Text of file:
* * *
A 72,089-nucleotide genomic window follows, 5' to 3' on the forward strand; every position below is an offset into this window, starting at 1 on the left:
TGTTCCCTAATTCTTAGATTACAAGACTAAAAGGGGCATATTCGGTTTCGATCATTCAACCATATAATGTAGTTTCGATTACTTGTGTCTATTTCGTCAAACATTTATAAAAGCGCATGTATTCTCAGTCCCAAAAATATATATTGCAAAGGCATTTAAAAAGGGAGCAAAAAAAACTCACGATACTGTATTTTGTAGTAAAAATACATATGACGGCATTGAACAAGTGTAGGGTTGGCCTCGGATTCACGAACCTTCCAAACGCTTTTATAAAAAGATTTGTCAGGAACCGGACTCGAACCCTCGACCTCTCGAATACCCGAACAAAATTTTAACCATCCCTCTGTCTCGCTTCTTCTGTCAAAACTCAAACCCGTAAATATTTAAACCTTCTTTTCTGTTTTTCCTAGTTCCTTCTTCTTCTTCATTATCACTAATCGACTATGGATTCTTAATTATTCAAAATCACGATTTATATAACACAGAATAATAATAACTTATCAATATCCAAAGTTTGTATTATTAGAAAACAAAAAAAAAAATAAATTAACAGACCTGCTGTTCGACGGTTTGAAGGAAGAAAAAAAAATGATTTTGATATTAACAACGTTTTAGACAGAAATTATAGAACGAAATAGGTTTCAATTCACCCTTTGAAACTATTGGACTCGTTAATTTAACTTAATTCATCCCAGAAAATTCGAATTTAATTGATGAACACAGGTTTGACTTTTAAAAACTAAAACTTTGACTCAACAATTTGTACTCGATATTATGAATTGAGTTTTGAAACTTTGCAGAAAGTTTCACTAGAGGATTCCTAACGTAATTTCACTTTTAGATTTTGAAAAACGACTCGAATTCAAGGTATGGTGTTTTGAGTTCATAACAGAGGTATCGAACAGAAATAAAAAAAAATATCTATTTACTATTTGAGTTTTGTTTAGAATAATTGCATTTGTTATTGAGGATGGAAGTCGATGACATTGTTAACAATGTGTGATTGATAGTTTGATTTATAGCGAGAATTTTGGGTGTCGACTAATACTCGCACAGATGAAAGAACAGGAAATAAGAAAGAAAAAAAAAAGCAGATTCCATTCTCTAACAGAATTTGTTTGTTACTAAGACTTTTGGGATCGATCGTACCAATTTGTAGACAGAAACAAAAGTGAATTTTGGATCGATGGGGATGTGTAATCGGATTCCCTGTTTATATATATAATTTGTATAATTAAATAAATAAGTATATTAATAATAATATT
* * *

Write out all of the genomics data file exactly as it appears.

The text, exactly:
A 72,089-nucleotide genomic window follows, 5' to 3' on the forward strand; every position below is an offset into this window, starting at 1 on the left:
TGTTCCCTAATTCTTAGATTACAAGACTAAAAGGGGCATATTCGGTTTCGATCATTCAACCATATAATGTAGTTTCGATTACTTGTGTCTATTTCGTCAAACATTTATAAAAGCGCATGTATTCTCAGTCCCAAAAATATATATTGCAAAGGCATTTAAAAAGGGAGCAAAAAAAACTCACGATACTGTATTTTGTAGTAAAAATACATATGACGGCATTGAACAAGTGTAGGGTTGGCCTCGGATTCACGAACCTTCCAAACGCTTTTATAAAAAGATTTGTCAGGAACCGGACTCGAACCCTCGACCTCTCGAATACCCGAACAAAATTTTAACCATCCCTCTGTCTCGCTTCTTCTGTCAAAACTCAAACCCGTAAATATTTAAACCTTCTTTTCTGTTTTTCCTAGTTCCTTCTTCTTCTTCATTATCACTAATCGACTATGGATTCTTAATTATTCAAAATCACGATTTATATAACACAGAATAATAATAACTTATCAATATCCAAAGTTTGTATTATTAGAAAACAAAAAAAAAAATAAATTAACAGACCTGCTGTTCGACGGTTTGAAGGAAGAAAAAAAAATGATTTTGATATTAACAACGTTTTAGACAGAAATTATAGAACGAAATAGGTTTCAATTCACCCTTTGAAACTATTGGACTCGTTAATTTAACTTAATTCATCCCAGAAAATTCGAATTTAATTGATGAACACAGGTTTGACTTTTAAAAACTAAAACTTTGACTCAACAATTTGTACTCGATATTATGAATTGAGTTTTGAAACTTTGCAGAAAGTTTCACTAGAGGATTCCTAACGTAATTTCACTTTTAGATTTTGAAAAACGACTCGAATTCAAGGTATGGTGTTTTGAGTTCATAACAGAGGTATCGAACAGAAATAAAAAAAAATATCTATTTACTATTTGAGTTTTGTTTAGAATAATTGCATTTGTTATTGAGGATGGAAGTCGATGACATTGTTAACAATGTGTGATTGATAGTTTGATTTATAGCGAGAATTTTGGGTGTCGACTAATACTCGCACAGATGAAAGAACAGGAAATAAGAAAGAAAAAAAAAAGCAGATTCCATTCTCTAACAGAATTTGTTTGTTACTAAGACTTTTGGGATCGATCGTACCAATTTGTAGACAGAAACAAAAGTGAATTTTGGATCGATGGGGATGTGTAATCGGATTCCCTGTTTATATATATAATTTGTATAATTAAATAAATAAGTATATTAATAATAATATT